6 players to watch in 2021 World Series: No DH could limit Astros' Alvarez

Sportsnet’s Hazel Mae sets the stage for the World Series where the underdog Atlanta Braves will try to topple the Houston Astros.

It’s the ‘Six Degrees of Cito Gaston World Series.’ As the former Toronto Blue Jays manager told Blair & Barker on Monday, not only is he proud of being shouted out as a mentor by Houston Astros manager Dusty Baker, but he and Atlanta Braves manager Brian Snitker were roommates when they were coaches in that organization’s minor league system.

And while Baker remembers to this day how the then-23-year-old Gaston took charge of him when he was an 18-year-old from Riverside, Calif., learning what it was like to be an African-American athlete in the U.S. South in the late '60s, Gaston also played a significant role in Snitker’s life, introducing Snitker to his wife Veronica.

This World Series will be what you want it to be. It’s not a TV executive’s dream the way, say, the Los Angeles Dodgers and Boston Red Sox might have been and it’s complicated further by the fact that the Astros still bear some of the stains from a cheating scandal, which will take away from the fact that free agency is going to likely tear apart a remarkable ‘Core 4’ of Jose Altuve, Alex Bregman, Carlos Correa and Yuli Gurriel, one of the most successful infields of all time. That’s going to score lower than it should on the wistful scale. But these are two largely home-grown groups, shrewdly constructed through the draft and international signings. In many ways, Blue Jays fans, this is how your team needs to be built.

But there’s also a kind of timeless quality to this series, too. We’re told it’s a young person’s game, with transcendent young stars -- getting more money into the hands of players sooner in their careers is going to be one of the tough nuts to crack in collective bargaining talks -- and Ivy League front offices. Heck, only yesterday the St. Louis Cardinals named Oliver Marmol as their new manager, making him, at 35, the youngest skipper in the game.

Yet the last managers standing this post-season are the 72-year-old Baker and the 66-year-old Snitker -- mere pups, of course, when considered against 77-year-old Tony La Russa.

Gaston can see why it’s worked out for them. Baker is one of the game’s beloved souls, who could join Gaston (back to back in 1992-93) and the Dodgers' Dave Roberts as African-Americans to manage World Series winners. “He’s a communicator,” Gaston said, referring to a skill that needn’t necessarily age. Snitker, meanwhile, is a Braves lifer who managed throughout the minor league system and was form-fitted to lead a team with a homegrown core. Who better to watch over the kids?

It’s fitting that Atlanta will be one of the focal points for this series, since Baker broke in as a Braves minor leaguer and memories of another mentor, Henry Aaron, will be ever-present. Aaron passed away in January, and as Gaston noted in addition to helping shepherd Baker along the way it was Aaron who convinced both himself and Snitker to get into coaching. Any chance to remember Aaron is a chance to be cherished.

And so against that backdrop, here are six players who are primed to play pivotal roles in the World Series. Oh, and the next time somebody tells you baseball needs a salary cap or a re-jigged playoff structure for competitive balance, you might want to remind them that baseball hasn’t had a repeat champion for 21 years, which is the most among all four major North American sports. In fact, this is the first time the two teams that lost the league championship series the year before have met in the World Series a year later.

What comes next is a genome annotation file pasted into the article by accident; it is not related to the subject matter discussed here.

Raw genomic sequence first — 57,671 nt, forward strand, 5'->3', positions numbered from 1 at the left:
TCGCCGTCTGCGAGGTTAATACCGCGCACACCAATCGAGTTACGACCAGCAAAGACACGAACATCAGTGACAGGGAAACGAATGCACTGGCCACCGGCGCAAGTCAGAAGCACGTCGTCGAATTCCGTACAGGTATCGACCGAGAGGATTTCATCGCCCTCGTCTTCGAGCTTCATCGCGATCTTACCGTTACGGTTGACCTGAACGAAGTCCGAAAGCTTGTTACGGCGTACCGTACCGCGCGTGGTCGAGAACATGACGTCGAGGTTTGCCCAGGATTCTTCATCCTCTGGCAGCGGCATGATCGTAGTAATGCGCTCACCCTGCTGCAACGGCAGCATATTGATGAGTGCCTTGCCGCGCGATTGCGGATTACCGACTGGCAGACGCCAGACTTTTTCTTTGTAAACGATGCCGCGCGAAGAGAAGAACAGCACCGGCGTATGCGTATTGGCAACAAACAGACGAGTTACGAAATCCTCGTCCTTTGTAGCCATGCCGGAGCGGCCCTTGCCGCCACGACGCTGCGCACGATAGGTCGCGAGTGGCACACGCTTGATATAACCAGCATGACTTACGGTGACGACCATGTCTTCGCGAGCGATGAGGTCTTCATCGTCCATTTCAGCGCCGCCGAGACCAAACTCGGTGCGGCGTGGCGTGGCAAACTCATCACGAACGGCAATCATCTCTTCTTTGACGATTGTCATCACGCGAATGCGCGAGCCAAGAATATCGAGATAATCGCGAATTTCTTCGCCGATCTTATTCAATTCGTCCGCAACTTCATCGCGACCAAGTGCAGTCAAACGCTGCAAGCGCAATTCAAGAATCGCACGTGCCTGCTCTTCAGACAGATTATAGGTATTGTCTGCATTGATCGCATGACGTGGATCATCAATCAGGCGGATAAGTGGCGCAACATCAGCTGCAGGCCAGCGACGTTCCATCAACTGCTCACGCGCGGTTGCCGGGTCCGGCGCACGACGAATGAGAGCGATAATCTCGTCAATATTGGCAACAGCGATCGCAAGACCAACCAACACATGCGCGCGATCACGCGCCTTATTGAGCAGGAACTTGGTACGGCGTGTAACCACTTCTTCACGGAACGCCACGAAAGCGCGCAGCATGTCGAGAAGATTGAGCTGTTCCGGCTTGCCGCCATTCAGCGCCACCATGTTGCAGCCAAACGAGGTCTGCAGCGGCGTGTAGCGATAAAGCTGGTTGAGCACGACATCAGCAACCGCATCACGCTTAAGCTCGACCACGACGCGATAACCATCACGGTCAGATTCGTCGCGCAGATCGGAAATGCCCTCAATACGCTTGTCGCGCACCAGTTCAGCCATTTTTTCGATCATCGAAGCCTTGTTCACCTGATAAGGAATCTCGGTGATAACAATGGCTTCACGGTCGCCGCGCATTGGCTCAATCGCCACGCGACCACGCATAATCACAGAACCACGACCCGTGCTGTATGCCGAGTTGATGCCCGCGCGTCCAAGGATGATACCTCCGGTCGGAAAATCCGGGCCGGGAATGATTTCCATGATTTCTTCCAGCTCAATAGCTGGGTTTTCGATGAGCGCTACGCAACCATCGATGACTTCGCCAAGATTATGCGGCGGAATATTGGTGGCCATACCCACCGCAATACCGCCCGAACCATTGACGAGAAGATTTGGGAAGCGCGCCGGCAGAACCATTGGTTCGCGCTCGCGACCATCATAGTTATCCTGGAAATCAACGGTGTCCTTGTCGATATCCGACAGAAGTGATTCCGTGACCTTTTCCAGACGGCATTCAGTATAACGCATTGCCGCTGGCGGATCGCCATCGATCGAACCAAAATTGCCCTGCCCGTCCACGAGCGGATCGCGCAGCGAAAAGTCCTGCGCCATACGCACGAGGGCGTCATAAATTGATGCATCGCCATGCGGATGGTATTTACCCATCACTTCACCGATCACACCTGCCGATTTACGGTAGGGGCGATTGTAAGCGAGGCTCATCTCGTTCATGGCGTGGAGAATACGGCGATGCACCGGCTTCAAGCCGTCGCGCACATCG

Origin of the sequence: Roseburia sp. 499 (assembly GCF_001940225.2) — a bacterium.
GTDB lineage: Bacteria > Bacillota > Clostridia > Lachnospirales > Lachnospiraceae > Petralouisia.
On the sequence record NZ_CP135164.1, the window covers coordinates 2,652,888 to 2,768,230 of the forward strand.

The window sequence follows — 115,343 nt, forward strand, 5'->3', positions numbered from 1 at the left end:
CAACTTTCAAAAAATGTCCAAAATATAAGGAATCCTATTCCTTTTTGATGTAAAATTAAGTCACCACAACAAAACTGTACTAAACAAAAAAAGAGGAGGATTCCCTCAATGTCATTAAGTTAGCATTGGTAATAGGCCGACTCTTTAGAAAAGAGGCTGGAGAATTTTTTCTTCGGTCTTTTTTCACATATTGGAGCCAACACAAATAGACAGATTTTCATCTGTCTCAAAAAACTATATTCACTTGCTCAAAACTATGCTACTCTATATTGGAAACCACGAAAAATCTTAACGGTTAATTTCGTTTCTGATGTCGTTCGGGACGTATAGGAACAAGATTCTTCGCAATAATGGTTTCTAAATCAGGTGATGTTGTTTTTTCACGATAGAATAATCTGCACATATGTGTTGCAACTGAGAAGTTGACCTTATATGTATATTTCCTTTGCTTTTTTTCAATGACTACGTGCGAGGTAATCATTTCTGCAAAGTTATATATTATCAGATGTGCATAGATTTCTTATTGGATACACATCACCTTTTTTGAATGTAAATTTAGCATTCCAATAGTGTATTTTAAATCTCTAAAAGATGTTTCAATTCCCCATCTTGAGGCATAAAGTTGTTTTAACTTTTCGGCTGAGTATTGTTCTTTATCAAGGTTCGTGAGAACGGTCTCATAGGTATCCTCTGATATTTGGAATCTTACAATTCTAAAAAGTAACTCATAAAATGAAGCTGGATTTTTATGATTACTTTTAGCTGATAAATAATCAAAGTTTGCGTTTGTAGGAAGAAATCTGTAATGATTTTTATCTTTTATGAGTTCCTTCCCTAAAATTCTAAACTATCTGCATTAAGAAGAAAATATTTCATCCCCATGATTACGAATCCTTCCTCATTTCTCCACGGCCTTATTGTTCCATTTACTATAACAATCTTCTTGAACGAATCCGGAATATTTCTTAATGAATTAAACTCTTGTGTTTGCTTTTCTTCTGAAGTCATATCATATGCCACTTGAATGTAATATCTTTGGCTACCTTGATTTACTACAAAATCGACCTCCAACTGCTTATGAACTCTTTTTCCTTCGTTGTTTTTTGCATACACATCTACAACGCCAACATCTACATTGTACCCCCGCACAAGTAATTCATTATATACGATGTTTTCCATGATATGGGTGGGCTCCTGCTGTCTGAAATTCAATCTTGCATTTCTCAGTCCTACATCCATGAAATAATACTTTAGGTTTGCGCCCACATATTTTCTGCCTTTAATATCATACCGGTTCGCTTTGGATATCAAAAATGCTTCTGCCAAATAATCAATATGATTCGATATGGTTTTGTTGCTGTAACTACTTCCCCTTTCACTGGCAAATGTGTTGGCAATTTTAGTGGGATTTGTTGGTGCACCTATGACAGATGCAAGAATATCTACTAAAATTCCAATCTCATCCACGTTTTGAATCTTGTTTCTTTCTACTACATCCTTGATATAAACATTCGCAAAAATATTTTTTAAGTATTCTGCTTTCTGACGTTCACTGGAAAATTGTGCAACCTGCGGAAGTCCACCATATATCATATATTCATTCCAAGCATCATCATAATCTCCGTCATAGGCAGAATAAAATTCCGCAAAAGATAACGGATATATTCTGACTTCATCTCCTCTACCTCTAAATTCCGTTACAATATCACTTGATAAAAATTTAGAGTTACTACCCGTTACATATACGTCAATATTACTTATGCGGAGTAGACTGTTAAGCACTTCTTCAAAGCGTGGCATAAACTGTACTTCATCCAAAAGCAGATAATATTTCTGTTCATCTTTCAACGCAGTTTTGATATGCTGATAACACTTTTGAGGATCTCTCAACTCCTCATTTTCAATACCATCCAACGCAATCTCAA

Yordan Alvarez, Astros, DH/OF

In what will no doubt shock you, the two players who were named Most Valuable Players in their league championship series are both on this list, because ALCS MVP Alvarez and NLCS MVP Eddie Rosario are not only scalding hot, but the lack of a universal designated hitter has created some impediments/options to their use.

Alvarez won the MVP award after slashing .522/.538/.870 with 20 total bases. He is on a roll, riding a six-game hitting streak, and if you’re wondering how Alvarez and his two surgically-repaired knees will be utilized when the scene shifts to Atlanta’s Truist Park for Games 3, 4 and 5 and the designated hitter is shelved? Take a number. True, Alvarez did make 39 starts in left after June 2 but his defence was below average -- and Truist Park’s outfield is sneaky big, with the fifth-most ground to cover in the Majors. I’m not sure there’s much to be gleaned from the Astros road interleague games, either: they faced seven right-handed starters and one lefty with the DH not in use and Alvarez started in left field in half the games, with Michael Brantley shifting to right and Kyle Tucker moving to centre. In games where Alvarez didn’t start, the defensively-superior Chas McCormick or Jake Meyers drew in to play centre, with Brantley and Tucker on the corners.

Where it might get interesting for Baker is if a defensive replacement is needed late in a close game. Just another reason to hate having the pitchers hit; another reason to hope that abomination ends up on the cutting room floor during this round of collective bargaining.

Luis Garcia, Astros SP

After his Boston Red Sox were eliminated by the Astros, Red Sox manager Alex Cora sent serious kudos to Astros pitching coach Brent Strom and catcher Martin Maldonado for “completely changing their strategy against us halfway through Game 4.” The decision was taken then to attack the Red Sox with fastballs instead of messing around with breaking balls. “Those are two of the smartest people in baseball,” Cora told Sports Illustrated’s Tom Verducci.

Already without Lance McCullers, Jr., the Astros wouldn’t be here were if not for starts from Framber Valdez and Garcia, who seems slated to get the ball in Game 2. Garcia gave the Astros a scare in Game 2 of the NLCS when he reported knee discomfort and was gone in the second inning -- long enough to be charged with five earned runs. Coupled with a messy 2 2/3 inning outing in Game 3 of the AL Division Series against the Chicago White Sox and a slip in command down the stretch, there were real concerns the rookie was running out of gas.